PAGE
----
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Former high school coach proud to watch Kings star Jonathan Quick
- Updated: June 8, 2013
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Jonathan Quick is a full-fledged star.
He’s one of the most valuable players in hockey, a contemporary great at the most important position in the game.
Last season, the Hamden native was the best player in hockey at the most important time, transforming into a human wall in front of the net and carrying his L.A. Kings to the Stanley Cup title. Quick won the Conn Smythe trophy as the playoff MVP, becoming just the third American (and second from Avon Old Farms–Rangers defenseman Brian Leetch is the other) to win that award. He also set a record for playoff save percentage (.946) and helped the Kings to a remarkable 16-4 postseason record.
This year, he’s led Los Angeles back to the Western Conference Finals, and although his team trails the top-seeded Chicago Blackhawks, 3-1, Quick has proven his worth as one of the best net minders in the game. Without him, L.A. probably wouldn’t have even made the playoffs last season. They certainly wouldn’t be back in the conference finals this year.
So what is it like to watch the Connecticut native transform from high school hotshot into a bona-fide superstar in the NHL?
“It’s a lot of fun, obviously,” said John Gardner, who coached Quick at Avon Old Farms. “The games are a little nerve-racking, but it’s certainly fun to watch his progress and root for him.”
With Quick in goal, Gardner’s Avon Old Farms teams won back-to-back New England Prep championships in 2004-05. Quick posted nine shutouts his senior year.
While it may have been a surprise to see Quick dominate the way he did during the ’12 playoffs, Gardner never questioned whether or not his goalie had what it takes to succeed at the NHL level.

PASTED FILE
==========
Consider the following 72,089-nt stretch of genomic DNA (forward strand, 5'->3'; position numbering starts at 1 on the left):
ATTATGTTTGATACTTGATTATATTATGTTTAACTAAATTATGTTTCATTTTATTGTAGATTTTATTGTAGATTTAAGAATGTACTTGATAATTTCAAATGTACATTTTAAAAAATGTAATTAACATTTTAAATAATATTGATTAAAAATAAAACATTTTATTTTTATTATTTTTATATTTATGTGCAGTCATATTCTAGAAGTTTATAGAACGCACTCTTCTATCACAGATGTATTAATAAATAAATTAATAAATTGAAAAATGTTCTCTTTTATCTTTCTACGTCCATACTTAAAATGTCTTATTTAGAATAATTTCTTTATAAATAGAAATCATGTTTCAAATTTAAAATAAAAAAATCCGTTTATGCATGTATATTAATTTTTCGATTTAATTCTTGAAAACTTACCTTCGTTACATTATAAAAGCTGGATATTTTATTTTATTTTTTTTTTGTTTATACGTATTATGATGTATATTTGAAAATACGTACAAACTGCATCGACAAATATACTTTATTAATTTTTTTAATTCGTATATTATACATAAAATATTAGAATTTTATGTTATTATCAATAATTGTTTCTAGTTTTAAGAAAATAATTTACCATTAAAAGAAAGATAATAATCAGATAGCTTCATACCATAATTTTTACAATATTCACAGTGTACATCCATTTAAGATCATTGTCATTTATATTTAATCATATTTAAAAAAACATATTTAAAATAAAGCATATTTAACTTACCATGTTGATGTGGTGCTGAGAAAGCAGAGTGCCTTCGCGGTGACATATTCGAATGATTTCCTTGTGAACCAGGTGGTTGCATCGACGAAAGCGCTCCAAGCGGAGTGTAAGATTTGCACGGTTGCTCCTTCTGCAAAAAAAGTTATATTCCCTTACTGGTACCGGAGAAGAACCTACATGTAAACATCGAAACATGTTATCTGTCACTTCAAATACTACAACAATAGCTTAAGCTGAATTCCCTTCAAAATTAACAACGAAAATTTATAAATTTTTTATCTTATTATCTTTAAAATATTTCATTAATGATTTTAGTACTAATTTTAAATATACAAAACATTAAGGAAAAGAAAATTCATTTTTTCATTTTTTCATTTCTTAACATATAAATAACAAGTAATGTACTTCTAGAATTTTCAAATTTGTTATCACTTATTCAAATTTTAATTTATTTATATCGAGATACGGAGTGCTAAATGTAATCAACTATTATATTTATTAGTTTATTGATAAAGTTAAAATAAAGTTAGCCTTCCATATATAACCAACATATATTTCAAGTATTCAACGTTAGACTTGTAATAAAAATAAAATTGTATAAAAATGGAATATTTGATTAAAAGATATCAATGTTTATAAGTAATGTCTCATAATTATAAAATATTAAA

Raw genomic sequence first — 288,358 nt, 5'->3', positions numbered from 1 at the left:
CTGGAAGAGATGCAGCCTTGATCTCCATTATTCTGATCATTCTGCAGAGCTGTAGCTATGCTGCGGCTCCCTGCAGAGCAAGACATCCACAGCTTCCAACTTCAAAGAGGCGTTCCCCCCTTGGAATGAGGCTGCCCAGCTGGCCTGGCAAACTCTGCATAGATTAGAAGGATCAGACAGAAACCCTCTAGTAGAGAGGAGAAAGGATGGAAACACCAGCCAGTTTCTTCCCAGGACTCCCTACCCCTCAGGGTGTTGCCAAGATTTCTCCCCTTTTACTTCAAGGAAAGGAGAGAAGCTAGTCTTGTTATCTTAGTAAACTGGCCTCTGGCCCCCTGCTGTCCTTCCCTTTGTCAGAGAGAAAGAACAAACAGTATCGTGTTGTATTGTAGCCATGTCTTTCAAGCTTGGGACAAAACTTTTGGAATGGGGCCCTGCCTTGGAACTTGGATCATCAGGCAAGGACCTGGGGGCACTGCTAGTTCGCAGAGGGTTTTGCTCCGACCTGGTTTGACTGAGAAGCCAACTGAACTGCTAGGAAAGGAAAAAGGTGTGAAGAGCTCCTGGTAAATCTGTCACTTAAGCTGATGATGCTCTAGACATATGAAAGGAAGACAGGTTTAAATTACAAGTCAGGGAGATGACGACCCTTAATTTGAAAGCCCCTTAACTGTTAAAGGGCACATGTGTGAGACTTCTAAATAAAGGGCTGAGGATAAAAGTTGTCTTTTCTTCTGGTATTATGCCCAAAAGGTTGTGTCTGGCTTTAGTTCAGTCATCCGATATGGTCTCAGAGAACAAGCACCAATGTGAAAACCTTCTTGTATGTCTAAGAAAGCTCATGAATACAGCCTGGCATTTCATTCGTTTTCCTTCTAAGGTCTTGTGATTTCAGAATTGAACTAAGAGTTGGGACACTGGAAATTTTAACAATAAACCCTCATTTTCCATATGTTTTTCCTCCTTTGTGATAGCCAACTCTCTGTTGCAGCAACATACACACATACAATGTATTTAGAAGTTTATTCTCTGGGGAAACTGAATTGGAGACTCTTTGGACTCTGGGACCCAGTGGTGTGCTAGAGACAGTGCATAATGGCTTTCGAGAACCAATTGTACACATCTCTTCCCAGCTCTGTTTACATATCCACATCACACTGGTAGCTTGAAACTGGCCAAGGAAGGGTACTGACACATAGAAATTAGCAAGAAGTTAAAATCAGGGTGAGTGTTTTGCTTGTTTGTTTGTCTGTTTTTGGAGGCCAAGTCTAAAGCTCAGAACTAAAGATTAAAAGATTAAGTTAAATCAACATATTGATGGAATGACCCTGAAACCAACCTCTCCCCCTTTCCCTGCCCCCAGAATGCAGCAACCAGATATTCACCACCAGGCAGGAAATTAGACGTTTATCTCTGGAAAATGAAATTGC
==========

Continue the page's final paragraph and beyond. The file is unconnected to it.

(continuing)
“I always thought he’d be an outstanding goalie,” Gardner said. “He has great athleticism, great tools.”
“I told him once, ‘the only thing that can stop you is you. He had the talent and the drive, the only thing he had to do was harness it and reach his potential,’” he said.
Gardner also coached Rangers defenseman Brian Leetch and watched as he won the Stanley Cup as a member of the Rangers. It was a special thrill for Gardner to watch Quick join Leetch as two of the only three Americans to win the Conn Smythe.
“That was really fun,” Gardner said. “To realize that two of them are from old farms is special.”
Gardner said that Quick struggled a little after he left Avon Old Farms, “like every goalie does.”
“He had times when he fought the puck,” Gardner said.
“But the one thing I never questioned was his confidence. The key to being a good goalie is confidence, and he always had that.”
It’s tough for Quick to have much confidence in the rest of his Kings teammates. L.A. has scored more than 3 goals just twice this postseason. The Kings are 5-0 when they light the lamp at least 3 times. They’re going to have to score more goals if they want to come back from this 3-1 deficit.
Still, Gardner remains optimistic about the Kings’ chances. “It’s all about momentum,” he said. “Look at what the Bruins have done since they made that great comeback [in Game 7 against Toronto].”
“I wouldn’t put it past them,” he said.
That gives him something in common with Quick’s opponents, who haven’t been able to put much past him.
Game 5 of the Western Conference Finals is Saturday, June 8. Puck drops at